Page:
Semantic Search

Semantic search is a method that lets users search data based on the meaning of their query. Users can use any form of natural human language and still get the same results. This differs from classic search, which relies on exact keyword matching.

For instance, if you've got a collection of documents about Quentin Tarantino, Maradona, and Elon Musk, the user doesn't need to type the full term "Quentin Tarantino" to find documents about him. Instead, they can enter phrases like "a movie director" or "who made Pulp Fiction" and still reach the same results. This method is best to use when you need to provide a more intuitive and user-friendly search experience, handle queries with ambiguity, or when you want to provide more relevant search results based on the context of the query.


You can perform semantic searches on virtually any text (string) field of any object. Here's how:

Example 1 - Google Drive / Google Docs

Example 2 - Discord / Discord messages

Example 3 - Any text block

Semantic Search: Advanced Guide

This guide is designed for developers who have a good grasp of the basics of semantic search and are ready to explore more sophisticated functionalities to enhance their search capabilities. Let’s dive in, folks!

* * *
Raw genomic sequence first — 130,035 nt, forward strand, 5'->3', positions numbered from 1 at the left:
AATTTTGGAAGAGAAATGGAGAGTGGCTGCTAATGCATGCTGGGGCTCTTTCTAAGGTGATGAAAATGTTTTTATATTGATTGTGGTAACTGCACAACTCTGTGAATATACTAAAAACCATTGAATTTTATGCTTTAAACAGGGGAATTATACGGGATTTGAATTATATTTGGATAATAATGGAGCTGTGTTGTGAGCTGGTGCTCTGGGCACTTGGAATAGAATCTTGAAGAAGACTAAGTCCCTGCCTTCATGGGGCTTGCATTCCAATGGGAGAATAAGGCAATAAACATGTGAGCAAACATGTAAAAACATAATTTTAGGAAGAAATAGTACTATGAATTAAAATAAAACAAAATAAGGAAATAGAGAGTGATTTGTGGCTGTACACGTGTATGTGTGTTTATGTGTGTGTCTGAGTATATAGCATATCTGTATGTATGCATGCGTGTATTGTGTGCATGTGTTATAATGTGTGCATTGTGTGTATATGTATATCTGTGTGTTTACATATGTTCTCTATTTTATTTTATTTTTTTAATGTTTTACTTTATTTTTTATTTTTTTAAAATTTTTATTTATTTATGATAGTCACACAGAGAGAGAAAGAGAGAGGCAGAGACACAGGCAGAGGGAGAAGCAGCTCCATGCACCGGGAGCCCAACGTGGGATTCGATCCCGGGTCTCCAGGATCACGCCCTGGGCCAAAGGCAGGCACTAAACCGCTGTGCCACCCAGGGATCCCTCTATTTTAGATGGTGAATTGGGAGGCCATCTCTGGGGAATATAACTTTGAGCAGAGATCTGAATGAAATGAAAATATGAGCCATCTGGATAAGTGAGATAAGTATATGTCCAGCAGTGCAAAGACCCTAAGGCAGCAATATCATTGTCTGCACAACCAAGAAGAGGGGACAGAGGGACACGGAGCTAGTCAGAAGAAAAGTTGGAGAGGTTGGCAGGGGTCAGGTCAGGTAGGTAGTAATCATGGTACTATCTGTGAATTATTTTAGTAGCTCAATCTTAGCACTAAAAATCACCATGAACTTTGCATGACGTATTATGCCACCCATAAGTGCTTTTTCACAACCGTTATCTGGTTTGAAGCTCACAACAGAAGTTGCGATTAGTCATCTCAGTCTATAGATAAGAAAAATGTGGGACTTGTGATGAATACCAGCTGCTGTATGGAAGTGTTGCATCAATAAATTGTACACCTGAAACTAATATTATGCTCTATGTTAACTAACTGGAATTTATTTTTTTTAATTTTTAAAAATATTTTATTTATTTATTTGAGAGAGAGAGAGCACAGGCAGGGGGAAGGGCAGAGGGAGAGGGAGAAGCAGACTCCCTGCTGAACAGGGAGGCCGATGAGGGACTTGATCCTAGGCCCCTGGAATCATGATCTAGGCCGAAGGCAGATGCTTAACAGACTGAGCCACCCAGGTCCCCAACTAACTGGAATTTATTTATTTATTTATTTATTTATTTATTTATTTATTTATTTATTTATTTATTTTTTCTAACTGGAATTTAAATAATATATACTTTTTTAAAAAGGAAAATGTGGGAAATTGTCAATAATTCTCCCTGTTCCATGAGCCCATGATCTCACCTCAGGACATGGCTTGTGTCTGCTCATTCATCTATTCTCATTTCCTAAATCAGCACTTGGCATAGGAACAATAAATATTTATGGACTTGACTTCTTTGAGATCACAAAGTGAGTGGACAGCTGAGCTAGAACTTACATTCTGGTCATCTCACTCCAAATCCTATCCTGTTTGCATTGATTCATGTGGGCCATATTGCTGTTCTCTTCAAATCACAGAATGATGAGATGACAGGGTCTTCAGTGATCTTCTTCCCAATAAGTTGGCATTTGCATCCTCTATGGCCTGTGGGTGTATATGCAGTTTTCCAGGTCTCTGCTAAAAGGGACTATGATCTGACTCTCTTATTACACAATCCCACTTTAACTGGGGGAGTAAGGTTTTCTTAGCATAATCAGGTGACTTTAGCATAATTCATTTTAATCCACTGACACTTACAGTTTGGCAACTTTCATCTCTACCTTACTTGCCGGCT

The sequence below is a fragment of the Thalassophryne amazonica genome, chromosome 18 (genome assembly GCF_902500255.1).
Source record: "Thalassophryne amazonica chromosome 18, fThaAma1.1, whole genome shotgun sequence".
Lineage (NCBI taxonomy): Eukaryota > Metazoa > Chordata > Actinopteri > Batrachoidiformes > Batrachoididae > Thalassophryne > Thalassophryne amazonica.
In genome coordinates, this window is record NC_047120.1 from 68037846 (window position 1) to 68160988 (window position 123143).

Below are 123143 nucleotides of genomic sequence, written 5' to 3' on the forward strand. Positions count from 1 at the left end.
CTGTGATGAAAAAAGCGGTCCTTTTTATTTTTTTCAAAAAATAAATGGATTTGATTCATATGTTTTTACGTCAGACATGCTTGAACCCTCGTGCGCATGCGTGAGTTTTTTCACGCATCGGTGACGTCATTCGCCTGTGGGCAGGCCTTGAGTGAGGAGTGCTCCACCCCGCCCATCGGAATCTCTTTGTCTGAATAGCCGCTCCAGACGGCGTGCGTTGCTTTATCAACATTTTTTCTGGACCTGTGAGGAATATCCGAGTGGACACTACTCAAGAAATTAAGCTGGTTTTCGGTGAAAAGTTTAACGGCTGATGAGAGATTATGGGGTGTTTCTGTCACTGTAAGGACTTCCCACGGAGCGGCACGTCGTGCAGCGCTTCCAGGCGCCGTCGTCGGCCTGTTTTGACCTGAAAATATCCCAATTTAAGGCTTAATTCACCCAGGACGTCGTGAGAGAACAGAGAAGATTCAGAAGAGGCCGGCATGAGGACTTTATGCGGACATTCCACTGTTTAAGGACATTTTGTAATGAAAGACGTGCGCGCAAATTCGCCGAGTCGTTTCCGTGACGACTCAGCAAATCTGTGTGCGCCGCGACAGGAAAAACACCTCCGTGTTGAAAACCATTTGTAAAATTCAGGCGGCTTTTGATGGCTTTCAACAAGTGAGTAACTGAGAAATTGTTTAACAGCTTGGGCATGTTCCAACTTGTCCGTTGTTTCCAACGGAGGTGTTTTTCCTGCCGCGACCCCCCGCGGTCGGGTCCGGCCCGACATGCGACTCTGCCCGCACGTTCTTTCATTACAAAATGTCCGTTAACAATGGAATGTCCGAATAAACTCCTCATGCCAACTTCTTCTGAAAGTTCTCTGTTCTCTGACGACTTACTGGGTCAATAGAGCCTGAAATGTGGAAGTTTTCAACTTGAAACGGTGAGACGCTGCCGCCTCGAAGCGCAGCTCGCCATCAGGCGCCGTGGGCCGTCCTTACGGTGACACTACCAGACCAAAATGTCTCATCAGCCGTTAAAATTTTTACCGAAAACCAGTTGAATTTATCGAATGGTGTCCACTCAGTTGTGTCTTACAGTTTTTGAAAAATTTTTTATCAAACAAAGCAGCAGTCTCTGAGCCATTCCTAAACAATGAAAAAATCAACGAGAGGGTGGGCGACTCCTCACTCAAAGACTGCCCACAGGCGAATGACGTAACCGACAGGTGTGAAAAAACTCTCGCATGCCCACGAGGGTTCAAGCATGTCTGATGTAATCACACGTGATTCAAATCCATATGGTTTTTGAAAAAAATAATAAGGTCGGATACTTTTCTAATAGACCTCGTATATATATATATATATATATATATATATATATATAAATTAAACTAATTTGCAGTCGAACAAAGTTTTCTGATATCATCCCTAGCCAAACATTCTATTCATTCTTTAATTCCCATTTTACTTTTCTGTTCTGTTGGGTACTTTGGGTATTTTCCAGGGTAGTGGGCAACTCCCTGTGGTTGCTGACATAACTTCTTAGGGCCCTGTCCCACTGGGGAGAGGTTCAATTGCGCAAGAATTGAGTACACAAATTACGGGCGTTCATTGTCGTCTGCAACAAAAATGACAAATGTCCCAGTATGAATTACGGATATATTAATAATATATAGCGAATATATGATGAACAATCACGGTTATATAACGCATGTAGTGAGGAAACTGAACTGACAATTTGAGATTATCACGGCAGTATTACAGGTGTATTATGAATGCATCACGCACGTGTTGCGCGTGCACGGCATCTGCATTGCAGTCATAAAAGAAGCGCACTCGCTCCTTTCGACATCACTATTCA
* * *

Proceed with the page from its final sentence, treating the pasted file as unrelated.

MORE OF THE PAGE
We have already explained vector space in the previous doc. nearVector provides direct access to the vector space, allowing for precise navigation and customized search experiences. Here, we’ll explore advanced techniques and use cases to fully leverage this powerful feature.

Fine-Tuning with moveTo and moveAwayFrom

moveTo and moveAwayFrom are very powerful advanced functionalities that enable you to steer your search query towards or away from specific concepts. You can probably sense how powerful this concept is which gives you precise control over your search results.

  • Example: Balancing Concepts For example, let us consider you’re searching for articles related to web development, but you want a balanced view, considering both frontend and backend perspectives. The example given below imitates the scenario.

Utilizing Custom Vectors

If you have access to custom words or document vectors, nearVector allows you to integrate them directly into your search queries.

Optimizing Search with Boosting and Filtering

Let us now have a look at how you can enhance your search results by boosting certain properties and applying filters to hone in on the most relevant data.

Property Boosting

Some of the properties in the data are more relevant than others. You can boost the relevance of specific properties in your data to ensure they have a greater impact on the search results.

  • Example: Boosting Titles

Conditional Filtering

You can also apply filters to your semantic search queries. It helps to narrow down results based on specific conditions.

  • Example: Filtering by Tags